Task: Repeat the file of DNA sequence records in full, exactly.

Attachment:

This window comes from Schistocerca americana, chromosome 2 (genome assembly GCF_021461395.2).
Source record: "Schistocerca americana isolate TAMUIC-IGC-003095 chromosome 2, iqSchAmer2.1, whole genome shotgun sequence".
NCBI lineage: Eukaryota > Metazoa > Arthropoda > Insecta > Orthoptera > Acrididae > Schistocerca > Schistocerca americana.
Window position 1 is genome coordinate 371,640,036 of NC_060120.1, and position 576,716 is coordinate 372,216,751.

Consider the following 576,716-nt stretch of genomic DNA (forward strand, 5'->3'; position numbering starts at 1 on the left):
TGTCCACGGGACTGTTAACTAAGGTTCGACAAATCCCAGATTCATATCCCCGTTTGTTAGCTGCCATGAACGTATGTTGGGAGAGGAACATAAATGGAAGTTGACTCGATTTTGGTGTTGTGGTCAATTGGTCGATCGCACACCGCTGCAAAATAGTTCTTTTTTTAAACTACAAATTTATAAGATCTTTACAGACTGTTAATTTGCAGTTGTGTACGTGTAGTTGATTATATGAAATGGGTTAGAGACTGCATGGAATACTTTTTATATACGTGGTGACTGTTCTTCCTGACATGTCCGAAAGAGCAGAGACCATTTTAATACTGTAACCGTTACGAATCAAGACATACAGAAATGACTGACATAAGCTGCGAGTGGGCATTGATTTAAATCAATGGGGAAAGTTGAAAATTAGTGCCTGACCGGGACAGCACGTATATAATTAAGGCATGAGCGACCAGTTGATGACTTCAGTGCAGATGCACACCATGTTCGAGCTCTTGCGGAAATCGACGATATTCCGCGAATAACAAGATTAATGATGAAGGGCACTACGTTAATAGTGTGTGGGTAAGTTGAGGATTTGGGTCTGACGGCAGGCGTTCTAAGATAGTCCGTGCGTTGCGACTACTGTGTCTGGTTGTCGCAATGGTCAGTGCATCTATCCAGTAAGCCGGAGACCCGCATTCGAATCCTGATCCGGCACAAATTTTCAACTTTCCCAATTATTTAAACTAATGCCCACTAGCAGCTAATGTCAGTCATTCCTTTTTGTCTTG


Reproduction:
This window comes from Schistocerca americana, chromosome 2 (genome assembly GCF_021461395.2).
Source record: "Schistocerca americana isolate TAMUIC-IGC-003095 chromosome 2, iqSchAmer2.1, whole genome shotgun sequence".
NCBI lineage: Eukaryota > Metazoa > Arthropoda > Insecta > Orthoptera > Acrididae > Schistocerca > Schistocerca americana.
Window position 1 is genome coordinate 371,640,036 of NC_060120.1, and position 576,716 is coordinate 372,216,751.

Consider the following 576,716-nt stretch of genomic DNA (forward strand, 5'->3'; position numbering starts at 1 on the left):
TGTCCACGGGACTGTTAACTAAGGTTCGACAAATCCCAGATTCATATCCCCGTTTGTTAGCTGCCATGAACGTATGTTGGGAGAGGAACATAAATGGAAGTTGACTCGATTTTGGTGTTGTGGTCAATTGGTCGATCGCACACCGCTGCAAAATAGTTCTTTTTTTAAACTACAAATTTATAAGATCTTTACAGACTGTTAATTTGCAGTTGTGTACGTGTAGTTGATTATATGAAATGGGTTAGAGACTGCATGGAATACTTTTTATATACGTGGTGACTGTTCTTCCTGACATGTCCGAAAGAGCAGAGACCATTTTAATACTGTAACCGTTACGAATCAAGACATACAGAAATGACTGACATAAGCTGCGAGTGGGCATTGATTTAAATCAATGGGGAAAGTTGAAAATTAGTGCCTGACCGGGACAGCACGTATATAATTAAGGCATGAGCGACCAGTTGATGACTTCAGTGCAGATGCACACCATGTTCGAGCTCTTGCGGAAATCGACGATATTCCGCGAATAACAAGATTAATGATGAAGGGCACTACGTTAATAGTGTGTGGGTAAGTTGAGGATTTGGGTCTGACGGCAGGCGTTCTAAGATAGTCCGTGCGTTGCGACTACTGTGTCTGGTTGTCGCAATGGTCAGTGCATCTATCCAGTAAGCCGGAGACCCGCATTCGAATCCTGATCCGGCACAAATTTTCAACTTTCCCAATTATTTAAACTAATGCCCACTAGCAGCTAATGTCAGTCATTCCTTTTTGTCTTG